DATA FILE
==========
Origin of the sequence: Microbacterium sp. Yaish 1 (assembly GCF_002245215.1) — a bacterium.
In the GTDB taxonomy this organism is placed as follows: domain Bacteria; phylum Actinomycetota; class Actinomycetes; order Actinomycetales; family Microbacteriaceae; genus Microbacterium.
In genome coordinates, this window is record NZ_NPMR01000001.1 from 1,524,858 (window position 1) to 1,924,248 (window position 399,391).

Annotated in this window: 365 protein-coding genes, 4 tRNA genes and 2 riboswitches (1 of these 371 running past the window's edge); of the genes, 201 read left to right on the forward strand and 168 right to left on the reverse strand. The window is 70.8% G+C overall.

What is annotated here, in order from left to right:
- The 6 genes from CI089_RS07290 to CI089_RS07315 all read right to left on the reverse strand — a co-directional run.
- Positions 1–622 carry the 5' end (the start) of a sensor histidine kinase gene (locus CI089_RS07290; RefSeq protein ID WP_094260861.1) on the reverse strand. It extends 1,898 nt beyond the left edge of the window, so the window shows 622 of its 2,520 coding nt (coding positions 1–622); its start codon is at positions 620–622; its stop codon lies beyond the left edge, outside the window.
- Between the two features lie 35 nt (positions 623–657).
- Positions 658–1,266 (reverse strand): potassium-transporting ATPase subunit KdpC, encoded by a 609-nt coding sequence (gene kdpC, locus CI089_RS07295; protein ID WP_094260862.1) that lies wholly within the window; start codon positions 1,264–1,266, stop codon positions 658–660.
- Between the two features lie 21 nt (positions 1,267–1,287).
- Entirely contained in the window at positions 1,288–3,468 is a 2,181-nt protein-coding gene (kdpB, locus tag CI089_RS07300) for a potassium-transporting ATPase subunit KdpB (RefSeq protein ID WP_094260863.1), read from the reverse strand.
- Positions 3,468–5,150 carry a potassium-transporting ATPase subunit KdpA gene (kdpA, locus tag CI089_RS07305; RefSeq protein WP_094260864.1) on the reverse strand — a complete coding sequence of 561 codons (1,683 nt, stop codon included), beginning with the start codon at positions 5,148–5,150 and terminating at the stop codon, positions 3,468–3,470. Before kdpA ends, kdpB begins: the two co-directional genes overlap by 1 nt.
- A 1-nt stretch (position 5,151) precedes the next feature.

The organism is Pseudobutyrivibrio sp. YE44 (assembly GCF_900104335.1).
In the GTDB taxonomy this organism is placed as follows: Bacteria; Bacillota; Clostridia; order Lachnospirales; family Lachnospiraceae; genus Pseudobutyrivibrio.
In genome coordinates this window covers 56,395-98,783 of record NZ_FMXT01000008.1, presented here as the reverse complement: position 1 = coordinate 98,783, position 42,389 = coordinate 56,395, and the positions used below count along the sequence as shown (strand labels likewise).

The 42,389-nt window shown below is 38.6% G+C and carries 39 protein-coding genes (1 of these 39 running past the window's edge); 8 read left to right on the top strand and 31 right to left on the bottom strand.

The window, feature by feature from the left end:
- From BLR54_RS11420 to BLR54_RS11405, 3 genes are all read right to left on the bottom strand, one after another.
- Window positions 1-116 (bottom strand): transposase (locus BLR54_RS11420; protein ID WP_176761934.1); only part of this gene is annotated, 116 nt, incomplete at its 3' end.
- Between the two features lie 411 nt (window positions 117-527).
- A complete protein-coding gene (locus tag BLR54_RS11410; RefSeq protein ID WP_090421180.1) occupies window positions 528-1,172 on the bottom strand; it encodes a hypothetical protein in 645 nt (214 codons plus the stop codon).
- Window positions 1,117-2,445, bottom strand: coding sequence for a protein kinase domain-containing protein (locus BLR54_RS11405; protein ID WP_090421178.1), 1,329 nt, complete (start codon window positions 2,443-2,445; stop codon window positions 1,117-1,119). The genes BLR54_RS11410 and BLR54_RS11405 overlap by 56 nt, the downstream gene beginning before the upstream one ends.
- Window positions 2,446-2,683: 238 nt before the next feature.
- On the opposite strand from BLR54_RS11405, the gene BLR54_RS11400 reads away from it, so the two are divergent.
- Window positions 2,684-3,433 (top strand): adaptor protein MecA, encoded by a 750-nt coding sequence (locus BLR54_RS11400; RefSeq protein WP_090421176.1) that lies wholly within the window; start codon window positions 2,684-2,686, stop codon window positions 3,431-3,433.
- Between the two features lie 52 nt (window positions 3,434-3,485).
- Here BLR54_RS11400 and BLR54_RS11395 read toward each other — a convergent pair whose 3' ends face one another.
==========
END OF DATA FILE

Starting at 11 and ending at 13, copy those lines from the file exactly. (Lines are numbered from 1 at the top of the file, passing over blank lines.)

- Entirely contained in the window at positions 1,288–3,468 is a 2,181-nt protein-coding gene (kdpB, locus tag CI089_RS07300) for a potassium-transporting ATPase subunit KdpB (RefSeq protein ID WP_094260863.1), read from the reverse strand.
- Positions 3,468–5,150 carry a potassium-transporting ATPase subunit KdpA gene (kdpA, locus tag CI089_RS07305; RefSeq protein WP_094260864.1) on the reverse strand — a complete coding sequence of 561 codons (1,683 nt, stop codon included), beginning with the start codon at positions 5,148–5,150 and terminating at the stop codon, positions 3,468–3,470. Before kdpA ends, kdpB begins: the two co-directional genes overlap by 1 nt.
- A 1-nt stretch (position 5,151) precedes the next feature.